NOTE FROM THE EDITOR: Below is a personal testimony from Christie, a beloved Wonderfully Made Executive Team member. It is raw, honest, powerful and true, and intended to provide perspective. To learn more about Christie's story and the freedom she's experienced from her past, please watch her HerStory film here.
I had two abortions at Planned Parenthood. One when I was 15 and one when I was 18. What I am about to share is not speculation or opinion. It's my own experience. When I got pregnant unexpectedly, I was scared. I didn’t want to be pregnant, and I certainly wasn’t ready to have a baby, and I didn’t want my boyfriend to leave me. I didn’t want to discuss my pregnancy options, because I didn’t feel as though I had options. And I didn’t want to talk it over with my family, because I didn’t want them to try to talk me into having the babies. I just wanted the pregnancies to be over. So I went to Planned Parenthood.
I was told that some women experience depression after having an abortion. This does not even begin to describe what I experienced after my abortion. The second was worst than the first. I didn’t know exactly where the deep feelings of hopelessness and loss were coming from at the time, but they ended up almost taking my life. After years of self-medicating with substances and unhealthy relationships, I knew I had to get to the root of my pain. That’s when I realized the impact of my two abortions.
I couldn’t help but feel a deep connection to the two children, my two children, that had been vacuumed from my own womb. This is not a “socially savvy” thing to say, but it is the truth. I wanted my babies back, along with the pieces of my heart I had given up with them. I had two abortions because I was afraid of what would happen and what my life would be like if I didn’t. I was trying to maintain control felt like that was the way to do it. But those abortions shook something unexplainable in the very core of my being as a woman that I will not attempt to describe.
With every fiber of my being, I want to see women respected and honored by men, by society, and by themselves. As women, we were created to be strong, wise, and beautiful. But there is an oppressive force at work. Greed is playing off our fear of rejection. And it is playing off our fear of taking a stand against the Silent Holocaust of Abortion—a multi-billion dollar industry that kills more than one million babies every year. That's more than two million lives each year that are destroyed if you count the mothers who give their children up to death. Three million if you count the fathers. I know, because handing my babies over to death destroyed my life. It took me years to be able admit this. My heart was too hard at first, and I felt like I had to block out the pain to cope, to survive.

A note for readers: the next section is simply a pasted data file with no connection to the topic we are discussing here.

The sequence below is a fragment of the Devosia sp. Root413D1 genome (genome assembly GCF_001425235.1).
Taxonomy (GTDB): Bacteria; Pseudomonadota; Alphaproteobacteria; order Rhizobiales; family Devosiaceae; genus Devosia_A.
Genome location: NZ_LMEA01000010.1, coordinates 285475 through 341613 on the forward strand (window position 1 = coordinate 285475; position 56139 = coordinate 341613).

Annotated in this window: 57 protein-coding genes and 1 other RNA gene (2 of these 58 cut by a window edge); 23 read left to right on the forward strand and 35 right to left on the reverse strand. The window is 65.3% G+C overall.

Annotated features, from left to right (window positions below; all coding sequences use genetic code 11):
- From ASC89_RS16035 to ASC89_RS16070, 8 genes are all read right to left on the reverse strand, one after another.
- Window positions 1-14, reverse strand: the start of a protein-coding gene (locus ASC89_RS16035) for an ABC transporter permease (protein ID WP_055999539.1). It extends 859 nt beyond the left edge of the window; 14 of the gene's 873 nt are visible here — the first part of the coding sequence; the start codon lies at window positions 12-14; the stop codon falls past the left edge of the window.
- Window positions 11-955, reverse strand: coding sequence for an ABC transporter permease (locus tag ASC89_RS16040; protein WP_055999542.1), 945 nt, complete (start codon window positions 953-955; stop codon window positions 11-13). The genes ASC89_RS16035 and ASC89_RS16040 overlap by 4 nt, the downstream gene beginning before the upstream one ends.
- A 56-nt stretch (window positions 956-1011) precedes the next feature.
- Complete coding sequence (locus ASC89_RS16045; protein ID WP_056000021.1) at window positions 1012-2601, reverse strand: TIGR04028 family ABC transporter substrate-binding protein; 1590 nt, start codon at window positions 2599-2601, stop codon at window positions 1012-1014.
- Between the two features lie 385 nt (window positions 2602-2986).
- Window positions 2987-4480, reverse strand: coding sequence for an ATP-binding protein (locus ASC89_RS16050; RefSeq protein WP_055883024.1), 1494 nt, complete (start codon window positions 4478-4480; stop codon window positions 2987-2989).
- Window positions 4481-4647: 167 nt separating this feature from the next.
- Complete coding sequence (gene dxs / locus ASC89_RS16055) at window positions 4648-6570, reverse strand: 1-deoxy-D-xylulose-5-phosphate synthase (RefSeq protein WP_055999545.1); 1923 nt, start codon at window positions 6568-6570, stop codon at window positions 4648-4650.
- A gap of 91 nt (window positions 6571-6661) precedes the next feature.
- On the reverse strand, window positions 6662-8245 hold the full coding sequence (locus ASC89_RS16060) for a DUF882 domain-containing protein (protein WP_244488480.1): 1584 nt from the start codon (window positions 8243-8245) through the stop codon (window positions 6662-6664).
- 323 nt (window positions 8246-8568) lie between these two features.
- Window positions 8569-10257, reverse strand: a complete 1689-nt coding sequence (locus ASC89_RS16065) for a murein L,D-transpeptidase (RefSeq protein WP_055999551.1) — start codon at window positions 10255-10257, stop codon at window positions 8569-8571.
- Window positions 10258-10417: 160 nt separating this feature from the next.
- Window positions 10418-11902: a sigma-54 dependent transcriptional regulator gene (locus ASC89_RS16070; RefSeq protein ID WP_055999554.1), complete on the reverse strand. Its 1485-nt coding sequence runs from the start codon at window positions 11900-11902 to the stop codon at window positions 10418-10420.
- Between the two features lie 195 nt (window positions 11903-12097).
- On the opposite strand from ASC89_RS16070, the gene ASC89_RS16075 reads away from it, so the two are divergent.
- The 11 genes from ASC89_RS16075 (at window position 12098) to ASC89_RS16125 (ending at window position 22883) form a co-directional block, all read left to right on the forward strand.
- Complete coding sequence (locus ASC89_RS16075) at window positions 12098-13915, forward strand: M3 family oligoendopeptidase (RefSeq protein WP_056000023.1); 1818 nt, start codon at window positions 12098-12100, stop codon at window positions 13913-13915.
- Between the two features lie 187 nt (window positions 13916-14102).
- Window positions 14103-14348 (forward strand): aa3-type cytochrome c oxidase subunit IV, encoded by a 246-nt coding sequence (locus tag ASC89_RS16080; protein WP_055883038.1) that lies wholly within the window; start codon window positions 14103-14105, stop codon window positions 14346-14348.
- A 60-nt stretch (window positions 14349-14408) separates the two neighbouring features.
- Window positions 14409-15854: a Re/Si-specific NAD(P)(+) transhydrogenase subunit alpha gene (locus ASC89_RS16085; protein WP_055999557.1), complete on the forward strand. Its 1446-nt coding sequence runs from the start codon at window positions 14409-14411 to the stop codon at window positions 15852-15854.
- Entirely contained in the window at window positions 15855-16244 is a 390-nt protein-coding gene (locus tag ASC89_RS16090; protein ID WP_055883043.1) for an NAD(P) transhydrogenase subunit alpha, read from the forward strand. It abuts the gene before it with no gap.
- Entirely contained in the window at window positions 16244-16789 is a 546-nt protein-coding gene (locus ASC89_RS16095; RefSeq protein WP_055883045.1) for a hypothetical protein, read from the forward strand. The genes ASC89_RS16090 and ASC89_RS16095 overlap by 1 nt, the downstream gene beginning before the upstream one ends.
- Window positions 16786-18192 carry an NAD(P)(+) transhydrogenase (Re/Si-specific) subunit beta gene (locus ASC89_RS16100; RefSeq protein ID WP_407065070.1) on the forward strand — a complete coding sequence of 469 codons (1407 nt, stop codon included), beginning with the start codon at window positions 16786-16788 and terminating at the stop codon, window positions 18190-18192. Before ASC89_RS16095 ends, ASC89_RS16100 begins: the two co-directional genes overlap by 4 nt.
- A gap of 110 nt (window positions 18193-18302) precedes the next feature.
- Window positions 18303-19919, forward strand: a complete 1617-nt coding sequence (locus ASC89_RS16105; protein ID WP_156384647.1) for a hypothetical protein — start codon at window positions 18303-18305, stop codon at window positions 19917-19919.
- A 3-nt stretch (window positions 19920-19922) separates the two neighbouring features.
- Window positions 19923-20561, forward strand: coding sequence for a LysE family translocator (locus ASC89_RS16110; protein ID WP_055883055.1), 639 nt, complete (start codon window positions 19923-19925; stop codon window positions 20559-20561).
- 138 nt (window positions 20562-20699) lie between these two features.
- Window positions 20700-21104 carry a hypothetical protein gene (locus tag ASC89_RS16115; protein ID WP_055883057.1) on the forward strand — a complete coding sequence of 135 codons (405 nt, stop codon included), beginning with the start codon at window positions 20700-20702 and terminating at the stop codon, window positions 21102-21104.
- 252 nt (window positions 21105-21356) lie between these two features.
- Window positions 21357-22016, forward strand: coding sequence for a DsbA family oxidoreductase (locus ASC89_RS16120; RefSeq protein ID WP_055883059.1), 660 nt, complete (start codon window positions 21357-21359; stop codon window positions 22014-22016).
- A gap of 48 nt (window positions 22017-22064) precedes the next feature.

As a woman deeply invested in seeing other women treated with admiration and honor, I am calling you, Reader, Friend, Sister, to take a stand for Life. There is a line in the sand, and as uncomfortable or socially inappropriate as it may be to call abortion what it is, "murder", we have to start telling the truth. Abortion is not a matter of women's rights. It's a matter of human rights. And unborn babies are humans, created by God, with a heartbeat and eyes, and fingers and toes, and most importantly: an eternal soul.
Jesus never rejected me when I had my abortions, and I am not suggesting by any stretch of the imagination that you reject women who abort their babies, or that you live in shame if you have had an abortion (or two, or three, or four, or five). Jesus never shames people. Wholly and completely, He removes shame and heals.
He healed the depths of my heart with His love and forgiveness when I came to Him and asked. And He will do the same for anyone who calls out to Him from their heart for healing, freedom, and new life. It might not happen instantly, but it will happen. He gave up His own life for this very purpose: so we could be forgiven, healed, and reconciled to God. This is the main reason we must not stoop to death, or choose to look the other way by remaining silent. For the sake of Christ.
How have you experienced healing from the Lord, despite the shameful or dark things in your past?
by Kati Smith
Tucked away in the most unassuming of places on my college campus was a chapel. Only four small pews deep and heavy with silence, this place served a hideaway. There were 100 girls my age living on my same floor in the dorms, sharing the same hallway, the same bathrooms, and the same rickety old washing machine. And yet, I found that stealing a few minutes inside the four walls of that tiny sanctuary was the only place and time I felt like I was known.
For some of you, your high school years are full of fun and girlfriends, or your college years in a dorm are going great. Maybe you have sorority sisters or you made friends in a new place instantly, the kind you’ll keep forever. Perhaps you just graduated college and moved to a new city, a new state. Possibly you’ve already found a community, you already feel known and loved.